The Taiwanese specialty gua bao hit the Stockholm food scene in 2015, and one of the places to hail for getting these steamed buns of goodness onto the menus around town is Barobao. Located on Hornsgatan on Södermalm, this place offers baos in its purest form, it is cheap, it is fast and above all – it is delicious.
Baos in its purest form, it is cheap, it is fast and above all – it is delicious
First things first, what exactly is a bao? Well, it comes in many shapes and forms but it is a steamed white bun with some sort of stuffing that is common across Southeast Asia. The key elements are that they should be freshly steamed, chewy-soft and filled with fragrant protein such as pork and spices. The classic Taiwanese bao are snowy white, pillow soft and savory-sweet with the goodness of slow cooked pork inside with pickled cucumber, coriander and peanut dust. The bao dough is tricky to master, even though just a handful of ingredients are used. The biggest difference to Western bread is that the cooking method is with wet steam heat which makes them puff up nicely and cook to a fluffy finish, but in essence it is a Taiwanese take on a hamburger.
Snowy white, pillow soft and savory-sweet
At Matbaren chef Mathias Dahlgren has served his variations of steamed buns and it has become an iconic dish on the menu, and David Chang has done his take on pork buns at Momofuku across the world. But Barobao is far from fine dining, it brings the steamed bun back to where it is most commonly found in Southeast Asia – as quick and cheap street food. Kim and Jesper Kvarnefält are the owners and chefs at Barobao and they have made a business out of serving these buns in a creative way. The traditional bao is still there on the menu with pork belly, hoisin sauce, pickled cucumbers, peanuts and coriander – but they have also expanded the menu to include more creative items such as oysters with kabuso tapioca and yuzu hot sauce. But most of the menu is centered around the baos, and they can be found with different proteins such as chicken or lamb or vegetarian options such as parsnip and eggplant. The menu is divided into three parts, baos of course and then comfort platters and side dishes. And a couple of desserts. And for some reason the menu is all in English, not sure why. You will need about three to four items to fill your stomach, opt for the traditional one with pork belly (even though the hoisin sauce is on the sweet side) and the 64,8c egg. And one more depending on your taste. The bao dough is what make this place great, it is has that combination of light and fluffy and a bit of chewiness which sends your tastebuds back to Asia.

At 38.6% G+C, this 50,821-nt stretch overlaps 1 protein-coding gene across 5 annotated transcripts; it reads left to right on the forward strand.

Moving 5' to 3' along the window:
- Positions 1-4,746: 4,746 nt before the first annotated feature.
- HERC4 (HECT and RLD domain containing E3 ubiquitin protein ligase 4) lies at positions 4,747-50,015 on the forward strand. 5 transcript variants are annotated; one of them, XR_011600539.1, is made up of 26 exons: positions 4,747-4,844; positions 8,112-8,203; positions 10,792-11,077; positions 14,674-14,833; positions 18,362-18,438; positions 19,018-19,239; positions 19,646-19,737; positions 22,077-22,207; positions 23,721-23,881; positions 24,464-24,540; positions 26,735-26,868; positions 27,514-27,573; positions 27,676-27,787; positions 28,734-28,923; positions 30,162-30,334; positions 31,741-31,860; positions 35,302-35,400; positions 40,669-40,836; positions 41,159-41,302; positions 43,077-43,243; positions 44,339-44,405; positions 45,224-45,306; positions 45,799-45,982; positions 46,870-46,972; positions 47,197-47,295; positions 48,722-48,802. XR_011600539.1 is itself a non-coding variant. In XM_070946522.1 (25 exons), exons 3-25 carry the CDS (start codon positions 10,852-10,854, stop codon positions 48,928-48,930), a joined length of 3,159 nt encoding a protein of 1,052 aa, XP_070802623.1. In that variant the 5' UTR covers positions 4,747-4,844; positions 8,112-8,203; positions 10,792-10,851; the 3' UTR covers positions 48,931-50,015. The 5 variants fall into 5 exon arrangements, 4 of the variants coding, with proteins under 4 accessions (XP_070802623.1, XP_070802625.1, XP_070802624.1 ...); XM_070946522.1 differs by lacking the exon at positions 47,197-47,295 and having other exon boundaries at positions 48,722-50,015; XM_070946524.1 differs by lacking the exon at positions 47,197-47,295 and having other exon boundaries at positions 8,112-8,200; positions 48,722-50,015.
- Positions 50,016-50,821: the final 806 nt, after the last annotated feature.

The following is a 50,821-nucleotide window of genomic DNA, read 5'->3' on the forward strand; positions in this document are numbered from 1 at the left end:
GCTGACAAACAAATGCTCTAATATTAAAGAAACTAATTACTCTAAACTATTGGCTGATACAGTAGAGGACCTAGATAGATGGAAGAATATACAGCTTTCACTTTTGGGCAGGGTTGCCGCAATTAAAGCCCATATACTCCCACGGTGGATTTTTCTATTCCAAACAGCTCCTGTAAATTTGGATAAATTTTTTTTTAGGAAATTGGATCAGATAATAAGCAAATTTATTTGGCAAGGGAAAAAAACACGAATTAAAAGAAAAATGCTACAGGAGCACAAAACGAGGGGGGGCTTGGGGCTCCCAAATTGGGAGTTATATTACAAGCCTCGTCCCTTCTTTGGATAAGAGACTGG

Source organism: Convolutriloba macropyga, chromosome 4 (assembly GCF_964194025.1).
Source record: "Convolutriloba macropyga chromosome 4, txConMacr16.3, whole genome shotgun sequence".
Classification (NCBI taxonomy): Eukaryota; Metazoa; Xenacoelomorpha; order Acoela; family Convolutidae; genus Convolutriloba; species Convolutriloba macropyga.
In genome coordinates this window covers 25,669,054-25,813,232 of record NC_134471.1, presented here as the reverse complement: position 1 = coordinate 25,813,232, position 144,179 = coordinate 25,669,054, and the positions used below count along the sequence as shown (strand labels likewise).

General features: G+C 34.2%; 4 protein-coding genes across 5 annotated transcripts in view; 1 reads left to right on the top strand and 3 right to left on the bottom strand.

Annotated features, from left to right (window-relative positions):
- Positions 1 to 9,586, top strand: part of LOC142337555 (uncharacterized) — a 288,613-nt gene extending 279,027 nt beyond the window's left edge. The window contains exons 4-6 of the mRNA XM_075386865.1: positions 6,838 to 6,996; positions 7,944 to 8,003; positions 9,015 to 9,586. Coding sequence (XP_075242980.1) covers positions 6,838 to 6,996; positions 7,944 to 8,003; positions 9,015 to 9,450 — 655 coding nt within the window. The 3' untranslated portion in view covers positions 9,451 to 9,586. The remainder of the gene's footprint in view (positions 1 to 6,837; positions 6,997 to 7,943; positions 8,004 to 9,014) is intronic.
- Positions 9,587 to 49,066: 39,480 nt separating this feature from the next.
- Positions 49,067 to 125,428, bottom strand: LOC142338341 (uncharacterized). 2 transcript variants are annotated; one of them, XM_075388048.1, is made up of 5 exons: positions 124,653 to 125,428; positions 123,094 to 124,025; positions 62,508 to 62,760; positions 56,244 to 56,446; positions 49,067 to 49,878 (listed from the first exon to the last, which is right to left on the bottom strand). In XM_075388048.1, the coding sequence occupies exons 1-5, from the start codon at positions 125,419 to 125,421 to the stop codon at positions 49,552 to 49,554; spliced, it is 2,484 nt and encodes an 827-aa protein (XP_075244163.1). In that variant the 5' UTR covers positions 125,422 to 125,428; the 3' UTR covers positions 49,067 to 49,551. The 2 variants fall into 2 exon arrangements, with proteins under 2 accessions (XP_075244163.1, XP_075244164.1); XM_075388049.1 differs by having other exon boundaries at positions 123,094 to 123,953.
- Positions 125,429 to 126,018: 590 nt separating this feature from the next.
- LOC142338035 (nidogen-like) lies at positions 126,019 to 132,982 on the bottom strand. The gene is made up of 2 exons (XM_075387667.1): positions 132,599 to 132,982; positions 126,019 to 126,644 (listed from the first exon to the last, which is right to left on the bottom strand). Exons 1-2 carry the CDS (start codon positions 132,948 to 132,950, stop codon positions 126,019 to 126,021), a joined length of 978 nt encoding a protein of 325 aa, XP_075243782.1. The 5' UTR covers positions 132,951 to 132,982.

Creative items such as oysters with kabuso tapioca and yuzu hot sauce
Barobao is located on Hornsgatan on Södermalm, it is a hip area and there are plenty of options to find a bar nearby. And for a complete evening you need someplace more to go to, because Barobao is not a restaurant you stay long at. You order at the counter at the bar, take a seat and within a couple of minutes your order will end up on the table. Its quick, it’s easy and its cheap. But the interior design goes is sort of the same style, concrete floor, light wooden tables, plywood walls and tiny chairs with way too much lightning does not create a cozy or warm atmosphere even though the plants hanging from the ceiling is an attempt to create that. Rather a quick visit to get a good bao and then be on your way to the next stop. The prices are incredibly cheap for being Stockholm, so that’s on the plus side and the baos are good. Fast food at its best.